By Dave Flaherty/The Oshawa Express
A local secondary school teacher was among a group of coaches honoured by the Coaches Association of Ontario on Sept. 22.
Dawn Manerowski received an Ontario Coaching Excellence Award in the category of school sport coach (female).
Manerowski has taught and coached at O’ Neill Collegiate and Vocational Institute in Oshawa for the past 21 years.
She currently coaches the girls Rugby 7s and seniors girls rugby team. In the past she has coached basketball, volleyball and soccer as well.
While Manerowski participated in all the above sports, her affinity for rugby is exceptionally apparent.
“I didn’t start until university. I loved the rugby community in terms of inclusively and the support from the entire club,” she says.
The popularity of high school rugby has exploded in the past decade, and Manerowski says she is not surprised.
“The numbers are ridiculous. It just gives [players] somewhere to call home. They make such great connections and it goes way beyond the sport,” she says.
The unique aspect of rugby is a lot of the players Manerowski ends up coaching have never played it before.
In terms of her style of coaching, Manerowski hopes she would be described as “firm but fair”.
“I set expectations that are very high in terms of commitment levels, communication and being part of the team,” she says.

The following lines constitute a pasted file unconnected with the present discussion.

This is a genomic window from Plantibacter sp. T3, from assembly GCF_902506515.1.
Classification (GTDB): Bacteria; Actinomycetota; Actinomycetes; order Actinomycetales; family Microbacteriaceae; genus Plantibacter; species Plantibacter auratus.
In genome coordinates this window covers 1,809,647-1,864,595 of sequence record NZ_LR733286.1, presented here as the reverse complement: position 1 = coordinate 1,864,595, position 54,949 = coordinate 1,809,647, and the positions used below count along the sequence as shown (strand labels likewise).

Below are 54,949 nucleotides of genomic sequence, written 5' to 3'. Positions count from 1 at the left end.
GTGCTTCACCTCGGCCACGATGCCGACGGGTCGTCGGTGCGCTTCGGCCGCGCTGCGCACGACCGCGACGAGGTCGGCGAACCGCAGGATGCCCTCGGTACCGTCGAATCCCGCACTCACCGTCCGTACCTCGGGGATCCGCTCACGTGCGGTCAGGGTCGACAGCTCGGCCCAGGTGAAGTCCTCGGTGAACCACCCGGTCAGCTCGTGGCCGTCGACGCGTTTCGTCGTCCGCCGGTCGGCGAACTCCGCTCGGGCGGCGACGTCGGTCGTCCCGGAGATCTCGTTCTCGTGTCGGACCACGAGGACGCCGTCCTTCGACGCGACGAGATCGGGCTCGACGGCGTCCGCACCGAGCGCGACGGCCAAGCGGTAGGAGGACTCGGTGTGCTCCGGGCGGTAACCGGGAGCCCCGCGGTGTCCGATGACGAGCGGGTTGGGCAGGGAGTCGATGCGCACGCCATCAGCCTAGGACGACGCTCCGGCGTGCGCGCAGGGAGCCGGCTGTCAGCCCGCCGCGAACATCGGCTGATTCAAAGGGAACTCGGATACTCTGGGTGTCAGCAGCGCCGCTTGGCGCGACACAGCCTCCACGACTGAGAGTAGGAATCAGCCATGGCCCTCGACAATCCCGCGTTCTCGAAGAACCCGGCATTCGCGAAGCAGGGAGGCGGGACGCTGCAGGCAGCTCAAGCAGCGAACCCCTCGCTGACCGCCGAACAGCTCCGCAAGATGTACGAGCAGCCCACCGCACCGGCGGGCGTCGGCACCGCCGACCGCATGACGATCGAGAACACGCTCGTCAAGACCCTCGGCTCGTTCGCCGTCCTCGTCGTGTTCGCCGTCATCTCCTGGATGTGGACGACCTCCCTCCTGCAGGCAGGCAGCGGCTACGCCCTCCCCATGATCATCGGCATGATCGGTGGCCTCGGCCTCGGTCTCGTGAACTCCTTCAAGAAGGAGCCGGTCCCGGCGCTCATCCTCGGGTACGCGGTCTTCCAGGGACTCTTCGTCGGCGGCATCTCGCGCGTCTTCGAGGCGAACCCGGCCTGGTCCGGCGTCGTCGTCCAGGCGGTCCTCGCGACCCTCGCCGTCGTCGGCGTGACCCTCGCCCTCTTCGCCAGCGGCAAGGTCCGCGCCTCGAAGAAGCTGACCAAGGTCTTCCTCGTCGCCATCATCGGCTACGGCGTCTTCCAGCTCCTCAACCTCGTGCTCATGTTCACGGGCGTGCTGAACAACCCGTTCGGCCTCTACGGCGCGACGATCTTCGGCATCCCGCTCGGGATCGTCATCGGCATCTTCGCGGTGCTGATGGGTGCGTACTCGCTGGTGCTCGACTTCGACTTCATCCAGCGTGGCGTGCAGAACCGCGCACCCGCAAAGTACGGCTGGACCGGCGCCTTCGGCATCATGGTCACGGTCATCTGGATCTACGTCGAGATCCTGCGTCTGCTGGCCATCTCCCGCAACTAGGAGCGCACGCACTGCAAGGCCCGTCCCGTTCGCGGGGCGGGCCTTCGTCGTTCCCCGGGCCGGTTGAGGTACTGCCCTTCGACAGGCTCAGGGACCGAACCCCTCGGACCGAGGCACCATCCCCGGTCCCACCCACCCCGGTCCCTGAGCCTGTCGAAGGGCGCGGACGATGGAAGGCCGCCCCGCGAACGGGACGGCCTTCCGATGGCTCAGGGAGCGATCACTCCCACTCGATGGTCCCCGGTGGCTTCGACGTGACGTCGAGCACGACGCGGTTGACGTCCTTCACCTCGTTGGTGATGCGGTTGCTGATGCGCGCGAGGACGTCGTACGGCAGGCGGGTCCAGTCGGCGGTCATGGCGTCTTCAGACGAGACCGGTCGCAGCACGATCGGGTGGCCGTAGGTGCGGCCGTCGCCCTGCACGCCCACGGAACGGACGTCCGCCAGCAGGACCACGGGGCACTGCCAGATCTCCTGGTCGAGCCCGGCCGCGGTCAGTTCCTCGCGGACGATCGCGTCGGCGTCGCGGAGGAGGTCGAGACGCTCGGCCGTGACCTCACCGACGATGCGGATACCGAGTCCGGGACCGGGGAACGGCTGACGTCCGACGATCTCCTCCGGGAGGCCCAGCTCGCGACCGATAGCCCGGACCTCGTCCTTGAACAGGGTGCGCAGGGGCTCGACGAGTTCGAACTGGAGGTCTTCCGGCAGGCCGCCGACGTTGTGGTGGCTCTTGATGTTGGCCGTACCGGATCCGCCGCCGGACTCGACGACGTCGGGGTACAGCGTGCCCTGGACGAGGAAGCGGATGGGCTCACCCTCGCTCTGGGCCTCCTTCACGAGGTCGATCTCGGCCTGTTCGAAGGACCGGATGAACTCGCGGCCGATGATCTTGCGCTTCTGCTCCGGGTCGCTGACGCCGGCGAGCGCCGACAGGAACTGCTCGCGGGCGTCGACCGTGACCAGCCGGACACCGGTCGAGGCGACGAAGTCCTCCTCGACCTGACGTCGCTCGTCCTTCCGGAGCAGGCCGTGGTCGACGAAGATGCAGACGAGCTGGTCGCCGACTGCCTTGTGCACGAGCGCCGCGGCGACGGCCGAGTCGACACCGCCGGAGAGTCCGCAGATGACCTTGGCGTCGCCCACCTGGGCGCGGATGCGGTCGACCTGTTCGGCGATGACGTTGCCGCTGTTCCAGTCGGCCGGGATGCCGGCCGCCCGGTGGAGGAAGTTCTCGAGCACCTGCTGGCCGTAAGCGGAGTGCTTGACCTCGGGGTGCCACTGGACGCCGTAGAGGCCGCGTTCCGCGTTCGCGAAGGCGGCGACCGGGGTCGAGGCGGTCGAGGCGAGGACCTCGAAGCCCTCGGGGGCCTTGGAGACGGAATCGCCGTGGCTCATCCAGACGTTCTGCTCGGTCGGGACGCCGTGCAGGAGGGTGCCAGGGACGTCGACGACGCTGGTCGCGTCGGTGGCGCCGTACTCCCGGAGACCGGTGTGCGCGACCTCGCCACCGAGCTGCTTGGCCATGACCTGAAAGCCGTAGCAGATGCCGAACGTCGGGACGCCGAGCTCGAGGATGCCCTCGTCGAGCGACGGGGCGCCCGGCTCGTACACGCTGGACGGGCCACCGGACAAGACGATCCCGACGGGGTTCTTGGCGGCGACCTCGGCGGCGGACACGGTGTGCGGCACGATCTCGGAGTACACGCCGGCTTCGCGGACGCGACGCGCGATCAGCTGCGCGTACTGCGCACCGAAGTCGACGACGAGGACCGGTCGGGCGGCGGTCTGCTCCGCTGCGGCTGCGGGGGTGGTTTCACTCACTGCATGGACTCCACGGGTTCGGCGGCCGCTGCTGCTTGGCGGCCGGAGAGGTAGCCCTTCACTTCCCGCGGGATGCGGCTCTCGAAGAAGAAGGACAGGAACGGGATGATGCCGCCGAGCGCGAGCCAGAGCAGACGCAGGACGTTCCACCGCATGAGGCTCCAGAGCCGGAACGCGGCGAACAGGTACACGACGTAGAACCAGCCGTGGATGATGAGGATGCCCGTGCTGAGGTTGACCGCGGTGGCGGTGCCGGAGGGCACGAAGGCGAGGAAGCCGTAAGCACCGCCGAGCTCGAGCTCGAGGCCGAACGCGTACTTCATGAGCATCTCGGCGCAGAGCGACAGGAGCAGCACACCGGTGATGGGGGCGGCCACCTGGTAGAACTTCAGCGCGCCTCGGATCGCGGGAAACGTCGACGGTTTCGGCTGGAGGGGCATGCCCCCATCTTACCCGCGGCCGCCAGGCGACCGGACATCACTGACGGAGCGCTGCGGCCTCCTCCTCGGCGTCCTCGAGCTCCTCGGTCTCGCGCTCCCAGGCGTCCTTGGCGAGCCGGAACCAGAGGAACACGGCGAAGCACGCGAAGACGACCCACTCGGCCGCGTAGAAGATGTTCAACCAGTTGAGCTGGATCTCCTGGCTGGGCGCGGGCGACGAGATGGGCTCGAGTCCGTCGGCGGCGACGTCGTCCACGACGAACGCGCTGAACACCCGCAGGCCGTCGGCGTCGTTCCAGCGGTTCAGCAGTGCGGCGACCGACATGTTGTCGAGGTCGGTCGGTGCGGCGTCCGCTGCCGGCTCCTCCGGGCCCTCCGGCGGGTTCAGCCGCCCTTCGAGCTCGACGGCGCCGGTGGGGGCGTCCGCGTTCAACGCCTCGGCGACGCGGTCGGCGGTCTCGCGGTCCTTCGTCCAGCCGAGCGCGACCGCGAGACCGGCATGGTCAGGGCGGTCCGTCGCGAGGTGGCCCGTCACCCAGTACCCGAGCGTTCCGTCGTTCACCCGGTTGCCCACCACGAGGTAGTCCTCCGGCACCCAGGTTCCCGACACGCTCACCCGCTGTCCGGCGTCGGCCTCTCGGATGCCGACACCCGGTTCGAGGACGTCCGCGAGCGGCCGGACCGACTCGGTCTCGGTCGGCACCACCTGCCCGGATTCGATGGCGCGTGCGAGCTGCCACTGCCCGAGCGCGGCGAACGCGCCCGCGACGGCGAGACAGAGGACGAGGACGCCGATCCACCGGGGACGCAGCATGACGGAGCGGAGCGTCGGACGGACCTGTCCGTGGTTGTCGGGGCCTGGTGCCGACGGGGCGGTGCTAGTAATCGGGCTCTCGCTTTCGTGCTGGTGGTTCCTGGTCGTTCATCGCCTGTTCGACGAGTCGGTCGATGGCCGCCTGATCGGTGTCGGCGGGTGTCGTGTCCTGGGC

She only cuts players in cases when they show they are not totally committed to the cause.
Her assistant coaches are relatively new to the sport as well, but Manerowski says she learns just as much as she helps them.
“They’re definitely teaching me every day,” she says. “We’re pretty democratic. We are open with each other on ideas that we want to implement.”
For Manerowski, the overall success of the team comes back to a mutual respect between herself, and her coaches and players.
“Respect for each other is huge,” she says.
As far as influences on her as a coach, she has learned from each and every one of her colleagues at O’ Neill.
“Every single other coach, I look up to them. Their philosophies on coaching and the rapport with their athletes, it always inspires me every year in what I do,” she says.
She also credits Dave and Janet Taylor, her coaches for the Ajax Wanderers, as a significant influence.
“They helped me get into the sport, and support me throughout my time with the rugby team,” she says. “I coach against them now. It’s like a family rivalry.”
Becoming a high school coach is a big commitment for a teacher, Manerowski says.
“That’s why I do respect all the people who do coach. You are adding essentially another subject or period to your day,” she says.
On the field, Manerowski says the biggest difference from when she first started coaching is the level of safety and injury-prevention awareness.
“As far as safety, we’ve come a long way. We have [physiotherapists] at all our games.”
Receiving the award was a great honour for Manerowski but she’s quick to point out that there are many others who are deserving as well.
“I was very shocked and very touched. But we all do this job, there are so many people doing such a great job,” she adds.